Reaching a boiling point

Published 7:43 am Wednesday, September 2, 2009

Grocery shopping on a day with temperatures bobbing into the 90s and the air thick with humidity is ordinarily out of the question. Nevertheless, the bare refrigerator coupled with my outspoken stomach had outmatched good sense. Having filled my cart and lingered a bit longer in the cold sting of the freezer section, I made my way to the front of the store where a line of carts stood waiting for the single open register. There I found myself last Monday making small talk with the man in line ahead of me.

We talked pleasantly about the mixed emotions of moving his first daughter into James Madison University and the drive from his North Carolina hometown where he retired after 25 years in the military. He told me about his plans for the barbecue reunion that evening with old Navy friends and we swapped tips on the perfect burger ingredients. As he swiped his debit card he turned back to me. “What do you do?” he asked.

“I am a congressman,” I replied.

His eyebrows rose slightly, and I could see a couple horizontal wrinkles appear across his forehead. The cheerful tone of our conversation evaporated and his face displayed the intense consideration of his next words. I knew where the exchange was headed.

“Huh. OK. Well, good to meet you,” he said as he shook my hand. I stood in surprise as he turned, took his receipt from the cashier and pushed his cart toward the sliding glass doors disappearing into the piercing midday sun.

Minutes later as I approached my car though I noticed a folded note pinned under the blade of my windshield wiper. Anger and frustration was palpable in a thick scrawl of the hurried block letters: “YOU PEOPLE IN WASHINGTON ARE DESTROYING OUR NATION. STOP TRYING TO TAKEOVER MY HEALTH CARE!!”

Americans will put up with a lot. In large part we tolerate government ineptitude, we stomach bureaucratic waste, we shake our heads at scandals, we hold our noses at political posturing and we put up with belated, incomplete, and sometimes even poor leadership. We expect Washington to be underwhelming.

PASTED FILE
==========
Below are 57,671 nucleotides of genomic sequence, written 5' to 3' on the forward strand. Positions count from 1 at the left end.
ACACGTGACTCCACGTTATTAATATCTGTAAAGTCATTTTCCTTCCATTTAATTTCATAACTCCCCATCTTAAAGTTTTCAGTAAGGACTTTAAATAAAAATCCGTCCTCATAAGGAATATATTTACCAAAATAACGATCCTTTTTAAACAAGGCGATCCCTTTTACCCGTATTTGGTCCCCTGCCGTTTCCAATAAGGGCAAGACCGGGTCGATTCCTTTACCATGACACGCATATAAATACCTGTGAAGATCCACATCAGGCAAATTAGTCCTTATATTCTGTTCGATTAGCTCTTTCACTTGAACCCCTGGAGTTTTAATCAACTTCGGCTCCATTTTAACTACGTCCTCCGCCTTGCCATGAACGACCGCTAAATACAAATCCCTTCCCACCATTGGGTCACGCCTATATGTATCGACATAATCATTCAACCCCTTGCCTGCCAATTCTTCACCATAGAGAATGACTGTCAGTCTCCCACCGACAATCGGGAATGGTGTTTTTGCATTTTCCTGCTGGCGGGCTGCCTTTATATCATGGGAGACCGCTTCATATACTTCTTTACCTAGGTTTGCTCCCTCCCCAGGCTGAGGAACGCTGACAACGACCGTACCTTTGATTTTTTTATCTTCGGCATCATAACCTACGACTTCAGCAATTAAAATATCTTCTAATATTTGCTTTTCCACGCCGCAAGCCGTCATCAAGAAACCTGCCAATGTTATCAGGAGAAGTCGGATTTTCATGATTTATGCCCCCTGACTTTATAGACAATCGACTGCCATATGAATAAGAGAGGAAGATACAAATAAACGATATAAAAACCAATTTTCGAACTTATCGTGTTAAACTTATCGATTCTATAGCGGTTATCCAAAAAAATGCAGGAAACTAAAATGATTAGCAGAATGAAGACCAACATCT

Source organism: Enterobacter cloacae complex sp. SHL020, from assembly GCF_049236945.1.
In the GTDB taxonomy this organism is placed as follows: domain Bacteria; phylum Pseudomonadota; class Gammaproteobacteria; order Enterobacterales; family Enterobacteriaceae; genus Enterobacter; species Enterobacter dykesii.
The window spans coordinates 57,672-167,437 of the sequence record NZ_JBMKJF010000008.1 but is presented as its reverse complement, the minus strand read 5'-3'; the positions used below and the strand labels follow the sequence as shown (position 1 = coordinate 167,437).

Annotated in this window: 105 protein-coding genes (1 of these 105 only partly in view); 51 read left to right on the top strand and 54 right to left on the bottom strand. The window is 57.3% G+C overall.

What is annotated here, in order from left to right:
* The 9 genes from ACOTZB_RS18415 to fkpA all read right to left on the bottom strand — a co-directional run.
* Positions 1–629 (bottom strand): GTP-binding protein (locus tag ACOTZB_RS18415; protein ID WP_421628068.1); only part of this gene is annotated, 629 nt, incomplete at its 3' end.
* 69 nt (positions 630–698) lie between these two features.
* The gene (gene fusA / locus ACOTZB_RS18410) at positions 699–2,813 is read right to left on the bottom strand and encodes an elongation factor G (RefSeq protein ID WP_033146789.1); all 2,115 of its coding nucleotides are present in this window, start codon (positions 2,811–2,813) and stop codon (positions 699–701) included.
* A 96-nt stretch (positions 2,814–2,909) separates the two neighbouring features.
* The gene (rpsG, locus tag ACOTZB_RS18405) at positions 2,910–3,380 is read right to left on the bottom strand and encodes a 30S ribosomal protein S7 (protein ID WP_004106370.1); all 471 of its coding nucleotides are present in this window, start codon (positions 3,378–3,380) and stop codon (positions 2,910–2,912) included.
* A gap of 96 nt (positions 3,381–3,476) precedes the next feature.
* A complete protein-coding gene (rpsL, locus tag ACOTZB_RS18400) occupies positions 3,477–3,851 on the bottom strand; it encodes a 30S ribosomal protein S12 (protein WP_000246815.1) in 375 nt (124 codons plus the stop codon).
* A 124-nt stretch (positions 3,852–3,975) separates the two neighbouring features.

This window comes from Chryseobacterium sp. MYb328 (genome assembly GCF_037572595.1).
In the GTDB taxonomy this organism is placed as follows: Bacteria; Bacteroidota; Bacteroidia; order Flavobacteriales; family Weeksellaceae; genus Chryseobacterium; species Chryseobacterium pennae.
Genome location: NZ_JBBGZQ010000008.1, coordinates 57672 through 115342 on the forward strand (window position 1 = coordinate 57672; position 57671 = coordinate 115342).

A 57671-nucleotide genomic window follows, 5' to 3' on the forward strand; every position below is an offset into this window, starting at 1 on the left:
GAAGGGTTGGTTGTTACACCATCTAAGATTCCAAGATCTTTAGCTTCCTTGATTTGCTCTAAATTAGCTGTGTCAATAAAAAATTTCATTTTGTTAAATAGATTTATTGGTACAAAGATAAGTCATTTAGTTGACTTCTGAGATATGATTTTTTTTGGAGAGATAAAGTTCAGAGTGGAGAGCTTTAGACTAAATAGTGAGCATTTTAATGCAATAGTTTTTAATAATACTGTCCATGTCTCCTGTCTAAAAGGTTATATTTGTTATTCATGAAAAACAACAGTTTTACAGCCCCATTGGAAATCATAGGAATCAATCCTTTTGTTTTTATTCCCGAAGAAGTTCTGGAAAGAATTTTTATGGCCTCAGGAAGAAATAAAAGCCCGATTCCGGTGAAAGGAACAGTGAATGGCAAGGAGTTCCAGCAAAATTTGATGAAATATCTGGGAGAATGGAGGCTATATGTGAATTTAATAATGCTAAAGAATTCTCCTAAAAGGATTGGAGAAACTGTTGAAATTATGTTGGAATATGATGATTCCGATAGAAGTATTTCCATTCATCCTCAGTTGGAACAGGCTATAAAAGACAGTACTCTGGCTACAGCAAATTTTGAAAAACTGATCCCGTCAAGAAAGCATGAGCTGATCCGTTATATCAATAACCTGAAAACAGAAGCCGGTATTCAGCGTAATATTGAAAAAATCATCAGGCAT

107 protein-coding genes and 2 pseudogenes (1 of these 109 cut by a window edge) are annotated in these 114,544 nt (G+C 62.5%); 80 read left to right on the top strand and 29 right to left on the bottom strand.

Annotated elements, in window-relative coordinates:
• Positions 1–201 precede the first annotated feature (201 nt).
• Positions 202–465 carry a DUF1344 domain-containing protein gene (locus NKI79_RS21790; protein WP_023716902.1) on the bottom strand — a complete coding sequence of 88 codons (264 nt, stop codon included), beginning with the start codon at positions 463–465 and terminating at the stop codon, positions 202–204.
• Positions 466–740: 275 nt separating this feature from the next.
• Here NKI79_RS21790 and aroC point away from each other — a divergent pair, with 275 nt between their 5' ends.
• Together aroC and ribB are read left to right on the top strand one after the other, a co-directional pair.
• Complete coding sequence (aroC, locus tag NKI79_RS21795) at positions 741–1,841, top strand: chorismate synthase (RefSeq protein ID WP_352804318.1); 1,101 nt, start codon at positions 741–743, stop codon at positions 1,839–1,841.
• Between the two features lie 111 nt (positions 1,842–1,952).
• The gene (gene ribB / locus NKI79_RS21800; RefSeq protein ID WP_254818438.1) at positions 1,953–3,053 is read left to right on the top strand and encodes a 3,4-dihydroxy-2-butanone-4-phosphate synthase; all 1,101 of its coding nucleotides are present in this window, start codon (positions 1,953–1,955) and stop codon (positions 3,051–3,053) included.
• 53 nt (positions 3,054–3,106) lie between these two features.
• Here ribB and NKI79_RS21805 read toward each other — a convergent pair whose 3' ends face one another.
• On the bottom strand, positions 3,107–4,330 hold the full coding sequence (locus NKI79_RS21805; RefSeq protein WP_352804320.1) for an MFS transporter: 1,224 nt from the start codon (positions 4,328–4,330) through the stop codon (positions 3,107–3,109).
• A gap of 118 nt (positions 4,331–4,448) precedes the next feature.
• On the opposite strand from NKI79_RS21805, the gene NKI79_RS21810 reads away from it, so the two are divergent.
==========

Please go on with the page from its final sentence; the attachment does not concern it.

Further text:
But recently anger and frustration at Washington has weighed like a thick film across America. As spring gave way to summer, dissatisfaction has boiled over into open protest. Last week the administration released its annual mid-session budget review; Washington will spend $30,958 per household, tax $17,576 per household and borrow $13,392 per household this year. Americans are sickened that this unbelievable spending will cause our nation to run its first ever trillion-dollar budget deficit. Even worse, the president’s budget would borrow an additional $9 trillion over the next decade, more than doubling the national debt. By 2019, America will be spending nearly $800 billion on net interest to service the debt incurred by Washington’s chronic addiction to the national credit card — more than we spend on national defense.

Americans feel their future is in danger. They feel raw anger at the arrogance undergirding the scope, scale and repetition of bloated federal spending. They feel chest-tightening exasperation at the unrelenting and illogical march of the-more-you-spend-the-more-you-save talking points coming out of Washington. And they feel the sickening weight of the realization of what our future will look like as we become deeper and deeper debtors to nations like China.

At times the application of these emotions is unrefined, indelicate and sometimes inappropriate. But as leaders prepare to return to Washington, it’s not the screaming protestors or high-profile confrontations to which our leaders need to be most closely tuned.

Instead, it is the small business owner working a second job to keep his business afloat who forgoes the rare pleasure of an extra hour of sleep to spend his Saturday morning holding a sign on a busy thoroughfare. It is a young mother who corrals her two preschoolers long enough to call her friends about her frustration with the direction of the nation. It is the young professional who spends his evening sharing news articles and facts on Facebook rather than watching the preseason game playing on the television in the background. It is the man who digs through his glove box in 90-degree heat to find a a pen while his groceries melt in the August sun.

If you really expose the core of the frustration across our nation there is one simple, yet largely unarticulated theme: Americans have an unequivocal intolerance of those who imperil our chances of creating a better future. Our citizens will put up with a lot, but they will not stand idle to the slaying of their dream of a better tomorrow. We have many problems to solve and reforms to be made. But the American people want and deserve a future built with common sense, thoughtful ideas and considered proposals.

The fuel of American life is the faith that tomorrow will hold more possibility and more promise than today. Our dreams for where our hard work will take us make it possible to put up with inadequacies of our leaders, but nothing will provoke passionate action more quickly than holding hostage our aspiration that we can leave better futures for our children. Woe to the generation of American leaders that bleeds the spigot of American optimism for the benefit of today’s sound bite. Nothing is more tightly connected to the happiness of our nation than our optimism in tomorrow.